The Gatling gun is usually associated with the American West, but Danny Micheal, the assistant curator of the Cody Firearms Museums at the Buffalo Bill Museum of the West, said there is a unique history to the Model 1883 Gatling gun.
“It actually has roots in World War II and Cold War history, even though it's a model from the 1880s,”
The model was used as a proof of concept for the Vulcan Project. That was the name of a World War II initiative to design new armament for jet fighters.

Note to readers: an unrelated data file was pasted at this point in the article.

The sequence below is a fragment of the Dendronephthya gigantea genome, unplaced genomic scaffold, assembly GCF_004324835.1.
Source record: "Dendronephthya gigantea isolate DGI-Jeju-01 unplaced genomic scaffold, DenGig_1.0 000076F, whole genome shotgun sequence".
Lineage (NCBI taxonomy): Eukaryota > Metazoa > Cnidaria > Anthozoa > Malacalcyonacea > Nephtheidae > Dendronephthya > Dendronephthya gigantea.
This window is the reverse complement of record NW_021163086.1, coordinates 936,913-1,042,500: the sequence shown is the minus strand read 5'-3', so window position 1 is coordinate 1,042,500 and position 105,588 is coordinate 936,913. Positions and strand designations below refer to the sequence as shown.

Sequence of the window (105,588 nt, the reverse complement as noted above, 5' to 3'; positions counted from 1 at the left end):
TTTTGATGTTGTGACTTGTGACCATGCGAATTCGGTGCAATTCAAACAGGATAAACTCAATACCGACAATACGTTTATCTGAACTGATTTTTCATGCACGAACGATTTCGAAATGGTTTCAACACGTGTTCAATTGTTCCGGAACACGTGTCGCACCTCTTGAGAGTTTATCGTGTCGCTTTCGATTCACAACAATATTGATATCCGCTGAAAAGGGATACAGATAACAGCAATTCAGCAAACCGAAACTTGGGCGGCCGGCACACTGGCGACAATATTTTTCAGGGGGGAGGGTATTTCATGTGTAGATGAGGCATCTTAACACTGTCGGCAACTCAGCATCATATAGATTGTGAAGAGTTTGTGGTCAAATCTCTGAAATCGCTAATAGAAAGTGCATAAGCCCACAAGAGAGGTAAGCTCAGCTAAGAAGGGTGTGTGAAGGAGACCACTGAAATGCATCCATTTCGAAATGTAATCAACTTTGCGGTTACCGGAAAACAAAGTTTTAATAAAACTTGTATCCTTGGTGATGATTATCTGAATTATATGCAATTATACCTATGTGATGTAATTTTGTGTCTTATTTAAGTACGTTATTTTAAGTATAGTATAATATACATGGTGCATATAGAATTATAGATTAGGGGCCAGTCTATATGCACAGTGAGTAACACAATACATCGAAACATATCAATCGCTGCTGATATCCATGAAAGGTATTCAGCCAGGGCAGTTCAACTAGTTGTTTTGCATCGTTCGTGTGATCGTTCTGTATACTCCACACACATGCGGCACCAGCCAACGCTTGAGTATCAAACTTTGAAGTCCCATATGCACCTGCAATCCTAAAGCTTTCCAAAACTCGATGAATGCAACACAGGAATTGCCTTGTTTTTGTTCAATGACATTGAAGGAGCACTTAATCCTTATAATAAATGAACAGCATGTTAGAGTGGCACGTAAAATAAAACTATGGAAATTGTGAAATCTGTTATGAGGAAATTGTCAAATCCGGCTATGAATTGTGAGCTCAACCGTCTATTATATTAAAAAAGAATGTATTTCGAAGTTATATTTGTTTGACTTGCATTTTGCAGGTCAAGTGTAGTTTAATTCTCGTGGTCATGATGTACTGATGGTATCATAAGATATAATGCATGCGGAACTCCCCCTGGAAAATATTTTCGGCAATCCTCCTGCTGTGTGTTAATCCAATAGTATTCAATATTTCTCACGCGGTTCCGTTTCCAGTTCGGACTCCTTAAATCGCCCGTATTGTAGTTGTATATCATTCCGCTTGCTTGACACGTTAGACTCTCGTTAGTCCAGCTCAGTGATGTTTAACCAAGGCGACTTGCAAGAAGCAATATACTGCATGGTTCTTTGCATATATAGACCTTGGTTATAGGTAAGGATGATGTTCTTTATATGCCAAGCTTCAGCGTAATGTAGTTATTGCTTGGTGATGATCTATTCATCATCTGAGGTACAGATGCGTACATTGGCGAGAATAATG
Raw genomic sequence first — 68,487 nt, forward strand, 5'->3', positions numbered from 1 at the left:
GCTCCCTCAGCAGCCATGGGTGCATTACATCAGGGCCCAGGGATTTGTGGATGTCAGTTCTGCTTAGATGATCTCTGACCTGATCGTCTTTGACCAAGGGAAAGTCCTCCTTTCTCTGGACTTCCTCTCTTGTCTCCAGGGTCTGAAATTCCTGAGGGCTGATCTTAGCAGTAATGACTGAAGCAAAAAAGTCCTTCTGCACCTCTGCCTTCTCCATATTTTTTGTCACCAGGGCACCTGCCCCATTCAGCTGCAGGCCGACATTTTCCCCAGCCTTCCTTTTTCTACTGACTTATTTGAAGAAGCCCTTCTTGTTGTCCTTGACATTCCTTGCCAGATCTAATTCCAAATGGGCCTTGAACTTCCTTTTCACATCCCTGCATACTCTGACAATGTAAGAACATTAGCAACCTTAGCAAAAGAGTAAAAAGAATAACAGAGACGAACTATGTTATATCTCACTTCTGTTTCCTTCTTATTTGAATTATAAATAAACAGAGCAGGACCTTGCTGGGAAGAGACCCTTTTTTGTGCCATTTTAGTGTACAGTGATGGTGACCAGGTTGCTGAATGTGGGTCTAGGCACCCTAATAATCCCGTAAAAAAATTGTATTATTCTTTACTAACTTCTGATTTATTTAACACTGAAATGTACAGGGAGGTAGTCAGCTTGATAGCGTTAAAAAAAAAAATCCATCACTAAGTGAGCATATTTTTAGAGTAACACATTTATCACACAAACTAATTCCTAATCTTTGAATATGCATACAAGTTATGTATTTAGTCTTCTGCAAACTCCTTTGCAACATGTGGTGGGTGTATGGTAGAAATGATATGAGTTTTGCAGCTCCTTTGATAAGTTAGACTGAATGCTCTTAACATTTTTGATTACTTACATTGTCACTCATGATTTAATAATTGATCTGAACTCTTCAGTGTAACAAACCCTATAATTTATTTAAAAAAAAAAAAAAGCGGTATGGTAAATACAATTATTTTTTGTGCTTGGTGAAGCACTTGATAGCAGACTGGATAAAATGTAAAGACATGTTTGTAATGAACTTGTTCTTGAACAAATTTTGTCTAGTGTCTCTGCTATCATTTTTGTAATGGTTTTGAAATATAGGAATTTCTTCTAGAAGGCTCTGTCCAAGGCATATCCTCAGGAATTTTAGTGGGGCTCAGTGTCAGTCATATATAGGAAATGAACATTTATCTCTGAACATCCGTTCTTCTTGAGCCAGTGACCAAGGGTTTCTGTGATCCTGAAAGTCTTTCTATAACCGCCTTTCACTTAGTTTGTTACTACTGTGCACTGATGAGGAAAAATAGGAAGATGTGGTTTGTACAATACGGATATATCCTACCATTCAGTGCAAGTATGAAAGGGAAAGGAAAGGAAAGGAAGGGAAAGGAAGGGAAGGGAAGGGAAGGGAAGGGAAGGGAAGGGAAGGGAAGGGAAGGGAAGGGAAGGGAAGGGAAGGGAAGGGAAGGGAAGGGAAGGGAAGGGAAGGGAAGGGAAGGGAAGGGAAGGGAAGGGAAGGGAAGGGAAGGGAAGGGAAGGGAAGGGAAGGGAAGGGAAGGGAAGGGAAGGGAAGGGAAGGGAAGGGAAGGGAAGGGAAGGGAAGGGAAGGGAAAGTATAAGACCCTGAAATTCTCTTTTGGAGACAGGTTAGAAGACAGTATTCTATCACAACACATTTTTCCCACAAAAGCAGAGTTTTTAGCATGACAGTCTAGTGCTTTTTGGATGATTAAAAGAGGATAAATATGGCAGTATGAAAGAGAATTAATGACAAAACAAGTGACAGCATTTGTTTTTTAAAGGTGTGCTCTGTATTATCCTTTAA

“Army and Air Force designers realized that jets were moving too fast for conventional guns and they needed something that fired a lot faster,” said Micheal.
So, the Army acquired the 1883 Gatling gun and hooked it up to an electric motor.
“They got it up to a cyclic rate of 5,500 rounds a minute. The reported failure in the test was eventually the gun broken extractor, which is a relatively small part,” said Micheal. “But it's kind of crazy to think of a black powder gun that we think of as the Old West as being the basis for what is on all of modern America's jet fighters.”